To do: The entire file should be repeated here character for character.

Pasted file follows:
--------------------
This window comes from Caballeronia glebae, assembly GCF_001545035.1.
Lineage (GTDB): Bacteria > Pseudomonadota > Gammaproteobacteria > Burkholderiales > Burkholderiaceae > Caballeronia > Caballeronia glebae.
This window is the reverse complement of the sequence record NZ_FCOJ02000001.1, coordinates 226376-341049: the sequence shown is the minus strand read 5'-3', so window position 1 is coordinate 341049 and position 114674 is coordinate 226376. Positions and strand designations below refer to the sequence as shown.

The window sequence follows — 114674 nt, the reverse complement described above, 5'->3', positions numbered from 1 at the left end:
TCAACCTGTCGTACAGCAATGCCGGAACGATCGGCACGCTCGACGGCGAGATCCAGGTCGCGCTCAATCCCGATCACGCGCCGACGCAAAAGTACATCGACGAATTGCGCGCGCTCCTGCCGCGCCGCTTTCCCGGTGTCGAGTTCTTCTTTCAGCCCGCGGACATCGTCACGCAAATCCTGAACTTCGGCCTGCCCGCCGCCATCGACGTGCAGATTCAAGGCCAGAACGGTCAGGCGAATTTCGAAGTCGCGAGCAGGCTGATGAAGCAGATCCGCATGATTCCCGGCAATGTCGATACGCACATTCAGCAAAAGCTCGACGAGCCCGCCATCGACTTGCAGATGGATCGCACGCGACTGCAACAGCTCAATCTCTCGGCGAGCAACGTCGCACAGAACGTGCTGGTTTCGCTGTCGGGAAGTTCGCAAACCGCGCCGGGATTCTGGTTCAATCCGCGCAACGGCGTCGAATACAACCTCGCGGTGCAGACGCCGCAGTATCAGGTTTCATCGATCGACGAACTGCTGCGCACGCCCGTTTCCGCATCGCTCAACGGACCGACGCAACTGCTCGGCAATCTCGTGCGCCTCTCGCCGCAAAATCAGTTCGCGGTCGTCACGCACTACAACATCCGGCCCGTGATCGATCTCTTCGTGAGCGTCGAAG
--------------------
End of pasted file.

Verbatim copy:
This window comes from Caballeronia glebae, assembly GCF_001545035.1.
Lineage (GTDB): Bacteria > Pseudomonadota > Gammaproteobacteria > Burkholderiales > Burkholderiaceae > Caballeronia > Caballeronia glebae.
This window is the reverse complement of the sequence record NZ_FCOJ02000001.1, coordinates 226376-341049: the sequence shown is the minus strand read 5'-3', so window position 1 is coordinate 341049 and position 114674 is coordinate 226376. Positions and strand designations below refer to the sequence as shown.

The window sequence follows — 114674 nt, the reverse complement described above, 5'->3', positions numbered from 1 at the left end:
TCAACCTGTCGTACAGCAATGCCGGAACGATCGGCACGCTCGACGGCGAGATCCAGGTCGCGCTCAATCCCGATCACGCGCCGACGCAAAAGTACATCGACGAATTGCGCGCGCTCCTGCCGCGCCGCTTTCCCGGTGTCGAGTTCTTCTTTCAGCCCGCGGACATCGTCACGCAAATCCTGAACTTCGGCCTGCCCGCCGCCATCGACGTGCAGATTCAAGGCCAGAACGGTCAGGCGAATTTCGAAGTCGCGAGCAGGCTGATGAAGCAGATCCGCATGATTCCCGGCAATGTCGATACGCACATTCAGCAAAAGCTCGACGAGCCCGCCATCGACTTGCAGATGGATCGCACGCGACTGCAACAGCTCAATCTCTCGGCGAGCAACGTCGCACAGAACGTGCTGGTTTCGCTGTCGGGAAGTTCGCAAACCGCGCCGGGATTCTGGTTCAATCCGCGCAACGGCGTCGAATACAACCTCGCGGTGCAGACGCCGCAGTATCAGGTTTCATCGATCGACGAACTGCTGCGCACGCCCGTTTCCGCATCGCTCAACGGACCGACGCAACTGCTCGGCAATCTCGTGCGCCTCTCGCCGCAAAATCAGTTCGCGGTCGTCACGCACTACAACATCCGGCCCGTGATCGATCTCTTCGTGAGCGTCGAAG